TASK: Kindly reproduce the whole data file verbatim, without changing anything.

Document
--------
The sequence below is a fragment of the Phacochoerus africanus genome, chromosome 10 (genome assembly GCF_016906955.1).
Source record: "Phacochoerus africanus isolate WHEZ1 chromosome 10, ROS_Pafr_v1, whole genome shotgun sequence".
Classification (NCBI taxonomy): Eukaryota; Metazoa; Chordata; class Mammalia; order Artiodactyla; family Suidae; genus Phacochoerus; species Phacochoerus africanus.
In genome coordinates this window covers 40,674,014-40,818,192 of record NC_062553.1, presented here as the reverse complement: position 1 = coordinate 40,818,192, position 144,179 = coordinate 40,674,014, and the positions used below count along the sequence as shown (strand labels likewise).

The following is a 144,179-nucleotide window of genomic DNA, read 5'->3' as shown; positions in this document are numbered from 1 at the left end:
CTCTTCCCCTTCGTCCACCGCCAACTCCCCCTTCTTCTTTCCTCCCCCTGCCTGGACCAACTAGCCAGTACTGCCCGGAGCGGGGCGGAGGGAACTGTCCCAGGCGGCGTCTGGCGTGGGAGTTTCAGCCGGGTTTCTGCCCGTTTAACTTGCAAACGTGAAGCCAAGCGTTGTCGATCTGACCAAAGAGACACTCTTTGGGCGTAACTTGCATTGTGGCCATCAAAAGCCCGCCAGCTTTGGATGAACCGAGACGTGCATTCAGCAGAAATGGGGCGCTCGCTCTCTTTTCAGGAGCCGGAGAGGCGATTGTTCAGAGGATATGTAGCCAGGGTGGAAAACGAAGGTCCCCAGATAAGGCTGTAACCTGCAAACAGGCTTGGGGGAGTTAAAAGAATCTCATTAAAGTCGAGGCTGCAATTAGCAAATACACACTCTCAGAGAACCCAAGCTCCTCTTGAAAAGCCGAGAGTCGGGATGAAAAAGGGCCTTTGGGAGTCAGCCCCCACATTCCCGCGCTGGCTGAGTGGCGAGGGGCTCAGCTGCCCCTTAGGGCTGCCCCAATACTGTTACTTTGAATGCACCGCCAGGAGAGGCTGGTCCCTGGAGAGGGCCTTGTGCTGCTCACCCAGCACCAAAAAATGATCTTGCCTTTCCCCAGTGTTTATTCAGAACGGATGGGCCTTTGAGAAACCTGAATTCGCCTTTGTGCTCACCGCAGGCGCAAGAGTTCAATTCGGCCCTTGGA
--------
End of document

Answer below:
The sequence below is a fragment of the Phacochoerus africanus genome, chromosome 10 (genome assembly GCF_016906955.1).
Source record: "Phacochoerus africanus isolate WHEZ1 chromosome 10, ROS_Pafr_v1, whole genome shotgun sequence".
Classification (NCBI taxonomy): Eukaryota; Metazoa; Chordata; class Mammalia; order Artiodactyla; family Suidae; genus Phacochoerus; species Phacochoerus africanus.
In genome coordinates this window covers 40,674,014-40,818,192 of record NC_062553.1, presented here as the reverse complement: position 1 = coordinate 40,818,192, position 144,179 = coordinate 40,674,014, and the positions used below count along the sequence as shown (strand labels likewise).

The following is a 144,179-nucleotide window of genomic DNA, read 5'->3' as shown; positions in this document are numbered from 1 at the left end:
CTCTTCCCCTTCGTCCACCGCCAACTCCCCCTTCTTCTTTCCTCCCCCTGCCTGGACCAACTAGCCAGTACTGCCCGGAGCGGGGCGGAGGGAACTGTCCCAGGCGGCGTCTGGCGTGGGAGTTTCAGCCGGGTTTCTGCCCGTTTAACTTGCAAACGTGAAGCCAAGCGTTGTCGATCTGACCAAAGAGACACTCTTTGGGCGTAACTTGCATTGTGGCCATCAAAAGCCCGCCAGCTTTGGATGAACCGAGACGTGCATTCAGCAGAAATGGGGCGCTCGCTCTCTTTTCAGGAGCCGGAGAGGCGATTGTTCAGAGGATATGTAGCCAGGGTGGAAAACGAAGGTCCCCAGATAAGGCTGTAACCTGCAAACAGGCTTGGGGGAGTTAAAAGAATCTCATTAAAGTCGAGGCTGCAATTAGCAAATACACACTCTCAGAGAACCCAAGCTCCTCTTGAAAAGCCGAGAGTCGGGATGAAAAAGGGCCTTTGGGAGTCAGCCCCCACATTCCCGCGCTGGCTGAGTGGCGAGGGGCTCAGCTGCCCCTTAGGGCTGCCCCAATACTGTTACTTTGAATGCACCGCCAGGAGAGGCTGGTCCCTGGAGAGGGCCTTGTGCTGCTCACCCAGCACCAAAAAATGATCTTGCCTTTCCCCAGTGTTTATTCAGAACGGATGGGCCTTTGAGAAACCTGAATTCGCCTTTGTGCTCACCGCAGGCGCAAGAGTTCAATTCGGCCCTTGGA